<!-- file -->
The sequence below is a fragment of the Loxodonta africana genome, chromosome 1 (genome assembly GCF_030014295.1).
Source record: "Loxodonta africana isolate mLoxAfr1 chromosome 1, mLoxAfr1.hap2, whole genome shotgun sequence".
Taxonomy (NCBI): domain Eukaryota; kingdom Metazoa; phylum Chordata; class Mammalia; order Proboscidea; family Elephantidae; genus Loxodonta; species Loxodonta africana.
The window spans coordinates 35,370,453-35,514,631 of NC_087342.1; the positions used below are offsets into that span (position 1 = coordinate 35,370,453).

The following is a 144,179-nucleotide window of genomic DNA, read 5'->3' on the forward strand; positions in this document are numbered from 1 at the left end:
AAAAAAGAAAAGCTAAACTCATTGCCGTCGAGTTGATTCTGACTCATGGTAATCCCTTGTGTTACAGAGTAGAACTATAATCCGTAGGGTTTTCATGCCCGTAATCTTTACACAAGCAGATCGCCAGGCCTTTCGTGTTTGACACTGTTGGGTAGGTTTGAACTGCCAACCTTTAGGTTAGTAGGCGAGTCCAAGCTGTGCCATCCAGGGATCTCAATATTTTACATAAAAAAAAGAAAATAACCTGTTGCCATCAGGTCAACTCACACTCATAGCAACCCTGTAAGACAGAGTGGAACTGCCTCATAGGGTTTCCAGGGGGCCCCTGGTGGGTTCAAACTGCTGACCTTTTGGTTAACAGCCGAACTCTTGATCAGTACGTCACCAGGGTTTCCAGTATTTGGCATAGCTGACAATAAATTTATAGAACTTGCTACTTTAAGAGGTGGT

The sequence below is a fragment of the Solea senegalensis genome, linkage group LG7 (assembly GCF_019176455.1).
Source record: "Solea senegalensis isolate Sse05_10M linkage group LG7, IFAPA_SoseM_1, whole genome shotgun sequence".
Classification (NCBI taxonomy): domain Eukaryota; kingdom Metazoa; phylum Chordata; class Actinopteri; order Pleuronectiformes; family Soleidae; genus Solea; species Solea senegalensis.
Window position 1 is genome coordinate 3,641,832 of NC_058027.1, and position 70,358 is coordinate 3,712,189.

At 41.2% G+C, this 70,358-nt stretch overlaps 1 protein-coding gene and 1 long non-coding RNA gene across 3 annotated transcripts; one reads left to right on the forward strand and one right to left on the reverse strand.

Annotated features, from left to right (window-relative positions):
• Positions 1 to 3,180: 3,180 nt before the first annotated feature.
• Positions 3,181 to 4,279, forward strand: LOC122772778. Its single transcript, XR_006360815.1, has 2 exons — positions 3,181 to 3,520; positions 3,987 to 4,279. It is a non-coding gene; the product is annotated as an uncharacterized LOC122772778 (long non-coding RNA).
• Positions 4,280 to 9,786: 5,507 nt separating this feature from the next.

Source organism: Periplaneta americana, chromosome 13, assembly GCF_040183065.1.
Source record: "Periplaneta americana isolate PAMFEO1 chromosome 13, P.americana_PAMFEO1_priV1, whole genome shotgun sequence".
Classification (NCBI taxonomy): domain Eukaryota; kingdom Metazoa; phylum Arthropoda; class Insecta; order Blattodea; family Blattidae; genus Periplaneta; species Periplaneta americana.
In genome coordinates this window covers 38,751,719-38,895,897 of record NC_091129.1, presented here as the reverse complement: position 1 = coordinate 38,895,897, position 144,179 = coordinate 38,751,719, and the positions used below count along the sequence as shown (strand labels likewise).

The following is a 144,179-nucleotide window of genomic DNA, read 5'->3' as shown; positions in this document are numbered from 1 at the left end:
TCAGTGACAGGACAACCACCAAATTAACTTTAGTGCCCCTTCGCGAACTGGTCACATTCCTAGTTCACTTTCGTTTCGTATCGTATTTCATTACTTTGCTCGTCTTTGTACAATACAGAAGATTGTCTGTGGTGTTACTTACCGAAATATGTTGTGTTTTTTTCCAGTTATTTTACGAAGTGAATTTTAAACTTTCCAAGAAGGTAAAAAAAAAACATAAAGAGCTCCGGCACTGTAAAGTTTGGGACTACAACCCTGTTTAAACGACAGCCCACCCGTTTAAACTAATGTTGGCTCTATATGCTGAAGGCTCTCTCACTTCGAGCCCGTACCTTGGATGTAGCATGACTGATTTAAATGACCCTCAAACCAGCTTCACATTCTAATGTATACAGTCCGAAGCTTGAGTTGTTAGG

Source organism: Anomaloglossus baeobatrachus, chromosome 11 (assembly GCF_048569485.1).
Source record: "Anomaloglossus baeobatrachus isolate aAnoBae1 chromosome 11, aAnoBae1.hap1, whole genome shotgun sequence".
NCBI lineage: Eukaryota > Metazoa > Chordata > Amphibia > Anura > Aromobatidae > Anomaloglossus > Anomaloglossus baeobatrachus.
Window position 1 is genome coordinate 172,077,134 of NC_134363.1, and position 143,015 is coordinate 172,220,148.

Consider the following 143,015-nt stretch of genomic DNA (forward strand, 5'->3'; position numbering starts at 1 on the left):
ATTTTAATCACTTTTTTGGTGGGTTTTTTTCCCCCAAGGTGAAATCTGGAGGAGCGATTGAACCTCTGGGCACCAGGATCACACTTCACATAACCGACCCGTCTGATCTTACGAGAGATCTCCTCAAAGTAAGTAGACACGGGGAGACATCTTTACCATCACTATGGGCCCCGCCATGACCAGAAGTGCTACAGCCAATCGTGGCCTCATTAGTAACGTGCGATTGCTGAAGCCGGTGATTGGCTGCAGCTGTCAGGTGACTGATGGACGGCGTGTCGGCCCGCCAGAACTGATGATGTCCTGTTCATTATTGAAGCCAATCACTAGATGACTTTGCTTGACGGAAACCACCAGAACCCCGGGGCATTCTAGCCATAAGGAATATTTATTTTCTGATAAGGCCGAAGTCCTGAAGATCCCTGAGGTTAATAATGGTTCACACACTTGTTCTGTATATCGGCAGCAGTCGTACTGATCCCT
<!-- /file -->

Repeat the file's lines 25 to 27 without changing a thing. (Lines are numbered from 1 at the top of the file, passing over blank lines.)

Window position 1 is genome coordinate 172,077,134 of NC_134363.1, and position 143,015 is coordinate 172,220,148.

Consider the following 143,015-nt stretch of genomic DNA (forward strand, 5'->3'; position numbering starts at 1 on the left):
ATTTTAATCACTTTTTTGGTGGGTTTTTTTCCCCCAAGGTGAAATCTGGAGGAGCGATTGAACCTCTGGGCACCAGGATCACACTTCACATAACCGACCCGTCTGATCTTACGAGAGATCTCCTCAAAGTAAGTAGACACGGGGAGACATCTTTACCATCACTATGGGCCCCGCCATGACCAGAAGTGCTACAGCCAATCGTGGCCTCATTAGTAACGTGCGATTGCTGAAGCCGGTGATTGGCTGCAGCTGTCAGGTGACTGATGGACGGCGTGTCGGCCCGCCAGAACTGATGATGTCCTGTTCATTATTGAAGCCAATCACTAGATGACTTTGCTTGACGGAAACCACCAGAACCCCGGGGCATTCTAGCCATAAGGAATATTTATTTTCTGATAAGGCCGAAGTCCTGAAGATCCCTGAGGTTAATAATGGTTCACACACTTGTTCTGTATATCGGCAGCAGTCGTACTGATCCCT